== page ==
Dunstan was an Abbot of Glastonbury, later Archbishop of Canterbury, and was probably born somewhere between AD 910 and AD 920 in Somerset (we don’t know exactly where but probably just outside Glastonbury). In his youth, he was sent to Glastonbury Abbey, with his younger brother Wulfric, to be educated by the monks there. He spent his life in the service of both Glastonbury and the Kings of Wessex, following the death of King Alfred. This book tells of the struggle to unite Wessex with the rest of the country and turn it all into one country—England—and is told through the eyes of Dunstan himself.
This is a book based totally on fact, taken from the various records of the day that still exist. The major characters really lived and only one or two are fictitious, but they blend in perfectly. We all know the story of King Alfred, but on his death the throne passed in relatively quick succession to members of his family—little of this made known in the average school curriculum. Dunstan himself was canonised in 1029.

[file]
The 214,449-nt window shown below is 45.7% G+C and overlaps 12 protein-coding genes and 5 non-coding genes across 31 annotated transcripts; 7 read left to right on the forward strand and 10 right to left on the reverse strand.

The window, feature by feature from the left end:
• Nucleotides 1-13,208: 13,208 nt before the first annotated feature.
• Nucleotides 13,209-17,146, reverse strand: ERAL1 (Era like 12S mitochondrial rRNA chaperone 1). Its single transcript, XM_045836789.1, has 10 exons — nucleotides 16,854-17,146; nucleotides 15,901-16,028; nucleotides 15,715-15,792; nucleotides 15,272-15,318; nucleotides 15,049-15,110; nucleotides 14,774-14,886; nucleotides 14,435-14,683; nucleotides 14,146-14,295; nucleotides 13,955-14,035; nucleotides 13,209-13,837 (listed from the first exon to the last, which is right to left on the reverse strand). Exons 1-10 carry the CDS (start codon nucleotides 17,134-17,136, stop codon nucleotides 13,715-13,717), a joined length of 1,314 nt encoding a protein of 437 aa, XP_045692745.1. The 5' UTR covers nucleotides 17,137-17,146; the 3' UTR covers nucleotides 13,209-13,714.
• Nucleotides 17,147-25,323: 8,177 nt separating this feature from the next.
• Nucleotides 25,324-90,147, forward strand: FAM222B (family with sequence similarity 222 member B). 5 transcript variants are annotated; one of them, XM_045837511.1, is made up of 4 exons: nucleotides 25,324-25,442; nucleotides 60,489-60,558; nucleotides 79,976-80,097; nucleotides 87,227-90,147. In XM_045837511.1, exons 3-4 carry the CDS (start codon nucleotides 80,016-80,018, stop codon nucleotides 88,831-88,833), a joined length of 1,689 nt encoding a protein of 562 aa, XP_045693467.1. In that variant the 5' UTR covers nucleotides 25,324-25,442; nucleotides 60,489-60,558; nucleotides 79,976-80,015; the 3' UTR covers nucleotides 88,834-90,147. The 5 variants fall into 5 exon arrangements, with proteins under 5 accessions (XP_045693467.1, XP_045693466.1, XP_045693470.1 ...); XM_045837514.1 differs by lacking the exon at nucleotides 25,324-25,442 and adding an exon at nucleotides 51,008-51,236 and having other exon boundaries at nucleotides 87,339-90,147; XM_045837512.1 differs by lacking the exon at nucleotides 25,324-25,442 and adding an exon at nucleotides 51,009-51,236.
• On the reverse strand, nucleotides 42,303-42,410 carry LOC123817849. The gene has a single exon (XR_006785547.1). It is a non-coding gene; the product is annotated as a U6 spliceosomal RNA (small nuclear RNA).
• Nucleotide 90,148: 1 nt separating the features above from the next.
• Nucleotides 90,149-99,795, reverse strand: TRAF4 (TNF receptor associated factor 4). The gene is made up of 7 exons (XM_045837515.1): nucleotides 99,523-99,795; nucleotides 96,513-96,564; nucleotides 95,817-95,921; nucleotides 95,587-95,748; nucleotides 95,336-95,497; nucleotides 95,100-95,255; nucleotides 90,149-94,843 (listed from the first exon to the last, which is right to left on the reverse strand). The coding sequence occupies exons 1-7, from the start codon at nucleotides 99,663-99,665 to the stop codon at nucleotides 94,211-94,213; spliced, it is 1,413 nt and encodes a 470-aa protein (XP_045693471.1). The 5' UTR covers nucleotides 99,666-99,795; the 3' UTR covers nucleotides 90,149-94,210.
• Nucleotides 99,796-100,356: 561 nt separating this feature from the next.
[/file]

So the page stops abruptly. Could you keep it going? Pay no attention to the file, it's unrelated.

I learned a great deal from this book. Conn Iggulden, as always, has done his research thoroughly, and the result is a book which is easy to read and very enjoyable.
Early Medieval (to 1337)
The Abbot's Tale